New York – Creating virtual reality content requires a different approach to storytelling, but content providers have to be mindful to let the technology enhance the story, not overpower it.
At a panel discussion entitled “The Medium and the Message: How Do We Tell Stories in VR?” at the Multichannel News/B&CVR 20/20 conference here, moderated by Jeff Jacobs, MTV senior VP of production planning, strategies and operations, panelists said that one of the biggest advantages of virtual reality programming and its ability to make viewers feel they are part of the experience is also one of the most overlooked.
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Moth+Flame VR founder Kevin Cornish said the idea that a VR experience has to constantly introduce new elements and encourage viewers to look around them is kind of missing the point. While a 360-degree view is essential, Cornish said the benefit isn’t in getting people to constantly rotate their heads to see what’s around them, but instead to feel like what they are looking at has no edge like a traditional TV, computer or phone screen.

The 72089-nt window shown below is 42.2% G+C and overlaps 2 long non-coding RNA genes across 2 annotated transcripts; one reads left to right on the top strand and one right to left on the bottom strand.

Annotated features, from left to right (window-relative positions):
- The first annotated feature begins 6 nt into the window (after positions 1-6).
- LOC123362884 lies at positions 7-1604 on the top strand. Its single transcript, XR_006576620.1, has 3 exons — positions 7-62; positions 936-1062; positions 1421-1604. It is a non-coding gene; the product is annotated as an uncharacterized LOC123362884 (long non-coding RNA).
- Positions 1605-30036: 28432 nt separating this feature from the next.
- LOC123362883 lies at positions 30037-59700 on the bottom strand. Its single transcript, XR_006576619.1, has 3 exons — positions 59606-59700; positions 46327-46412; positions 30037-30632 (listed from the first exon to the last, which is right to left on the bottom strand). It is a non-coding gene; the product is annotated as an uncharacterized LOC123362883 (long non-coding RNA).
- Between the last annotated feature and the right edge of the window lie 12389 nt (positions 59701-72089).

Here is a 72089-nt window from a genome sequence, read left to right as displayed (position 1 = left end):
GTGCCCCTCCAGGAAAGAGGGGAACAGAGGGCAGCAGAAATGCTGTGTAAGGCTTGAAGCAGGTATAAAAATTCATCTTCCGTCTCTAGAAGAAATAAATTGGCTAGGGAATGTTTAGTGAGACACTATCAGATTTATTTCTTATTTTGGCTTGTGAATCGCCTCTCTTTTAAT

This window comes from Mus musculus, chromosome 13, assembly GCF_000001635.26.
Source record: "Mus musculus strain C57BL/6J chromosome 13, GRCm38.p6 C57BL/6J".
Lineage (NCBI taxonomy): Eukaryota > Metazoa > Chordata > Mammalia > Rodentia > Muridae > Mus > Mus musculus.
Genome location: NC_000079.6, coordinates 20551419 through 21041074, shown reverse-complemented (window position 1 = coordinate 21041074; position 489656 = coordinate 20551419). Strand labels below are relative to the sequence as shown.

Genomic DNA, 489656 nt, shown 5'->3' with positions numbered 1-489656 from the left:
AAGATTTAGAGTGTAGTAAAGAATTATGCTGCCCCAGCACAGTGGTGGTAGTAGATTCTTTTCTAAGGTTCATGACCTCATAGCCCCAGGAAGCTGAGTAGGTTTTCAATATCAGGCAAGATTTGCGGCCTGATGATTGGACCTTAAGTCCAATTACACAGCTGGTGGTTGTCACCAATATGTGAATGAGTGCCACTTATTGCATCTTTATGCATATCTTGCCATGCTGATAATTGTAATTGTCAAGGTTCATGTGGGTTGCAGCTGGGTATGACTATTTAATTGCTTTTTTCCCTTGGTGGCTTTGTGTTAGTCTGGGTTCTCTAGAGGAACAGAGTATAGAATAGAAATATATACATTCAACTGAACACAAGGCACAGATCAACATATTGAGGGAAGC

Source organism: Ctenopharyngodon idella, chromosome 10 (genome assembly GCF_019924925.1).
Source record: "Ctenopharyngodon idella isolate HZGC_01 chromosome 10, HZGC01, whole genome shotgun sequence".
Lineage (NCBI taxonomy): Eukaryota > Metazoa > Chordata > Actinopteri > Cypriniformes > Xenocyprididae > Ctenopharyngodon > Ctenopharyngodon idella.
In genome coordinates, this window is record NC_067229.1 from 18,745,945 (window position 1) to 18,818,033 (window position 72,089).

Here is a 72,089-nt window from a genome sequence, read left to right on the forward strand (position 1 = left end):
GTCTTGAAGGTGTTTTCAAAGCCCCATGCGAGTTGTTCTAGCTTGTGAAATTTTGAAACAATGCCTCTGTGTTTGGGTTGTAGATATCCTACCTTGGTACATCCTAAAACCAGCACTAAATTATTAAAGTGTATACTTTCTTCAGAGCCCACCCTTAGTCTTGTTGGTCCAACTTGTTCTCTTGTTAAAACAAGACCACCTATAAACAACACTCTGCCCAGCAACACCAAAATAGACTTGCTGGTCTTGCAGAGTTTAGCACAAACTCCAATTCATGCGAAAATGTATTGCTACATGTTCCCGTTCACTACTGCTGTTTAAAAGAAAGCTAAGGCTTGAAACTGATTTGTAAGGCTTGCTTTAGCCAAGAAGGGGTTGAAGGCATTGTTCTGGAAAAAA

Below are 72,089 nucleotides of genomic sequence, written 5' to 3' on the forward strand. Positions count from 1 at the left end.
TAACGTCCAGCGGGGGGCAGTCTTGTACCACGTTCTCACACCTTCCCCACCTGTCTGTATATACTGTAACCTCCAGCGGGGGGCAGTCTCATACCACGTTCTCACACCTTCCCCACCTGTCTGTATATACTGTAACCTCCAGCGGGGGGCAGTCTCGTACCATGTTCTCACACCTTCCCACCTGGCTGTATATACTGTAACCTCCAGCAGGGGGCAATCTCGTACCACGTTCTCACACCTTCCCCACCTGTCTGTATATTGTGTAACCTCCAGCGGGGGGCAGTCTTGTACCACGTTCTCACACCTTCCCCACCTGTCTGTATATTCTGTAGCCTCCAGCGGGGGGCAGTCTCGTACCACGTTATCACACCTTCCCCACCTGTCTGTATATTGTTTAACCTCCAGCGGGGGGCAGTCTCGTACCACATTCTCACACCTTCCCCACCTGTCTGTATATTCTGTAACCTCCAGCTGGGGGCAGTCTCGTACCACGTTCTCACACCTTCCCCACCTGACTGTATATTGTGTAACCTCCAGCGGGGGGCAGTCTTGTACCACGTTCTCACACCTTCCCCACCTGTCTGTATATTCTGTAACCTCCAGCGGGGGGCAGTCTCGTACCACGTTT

Cornish added that VR storytellers use all the same techniques used in linear storytelling, including being consciously aware of the viewers threshold for boredom.
“Attention spans are just as short or shorter in VR,” Cornish said. “The more you can look around, the easier it is to get bored.”
Espii Studios founder and executive creative director Sadeh Espii Proctor said perspective is essential in moving a story forward.
“The things around us help inform,” Proctor said, adding that while it is the viewer’s natural tendency to look forward, encouraging them to see what is around them, even peripherally, gives additional clues to what is going on.
Theatrical designer and director Victoria Pike said giving viewers different perspective views also informs the story, adding that using apps as well as virtual reality and augmented reality layers are ways to give audiences a more unique experience.
“We’re all trying to capture how to connect with people, how to bring the stage performance off the stage and into the audience,” Pike said.
Discovery Networks has been a pioneer in the VR space -- it launched its VR app in 2015 and earlier this month announced a VR series in partnership with Google called TRVLR. Discovery Networks director of branded experiences Kyle Ranson-Walsh said content makers have to come to grips with the idea that VR isn’t a genre.
“You’re in a moment,” Ranson-Walsh said, adding that a documentary with a talking head can be just as good a VR experience as one chock full of action and rushing zombies. “You want it to be immersive,” he said.
Cornish, agreed, adding that one of his favorite VR videos is a simple conversation with singer Taylor Swift.
“It felt like she was talking to me,” Cornish said. “That can be impactful. The thing that VR is going to do, it’s not about the places it will take us, it’s about the people it will let us meet.”
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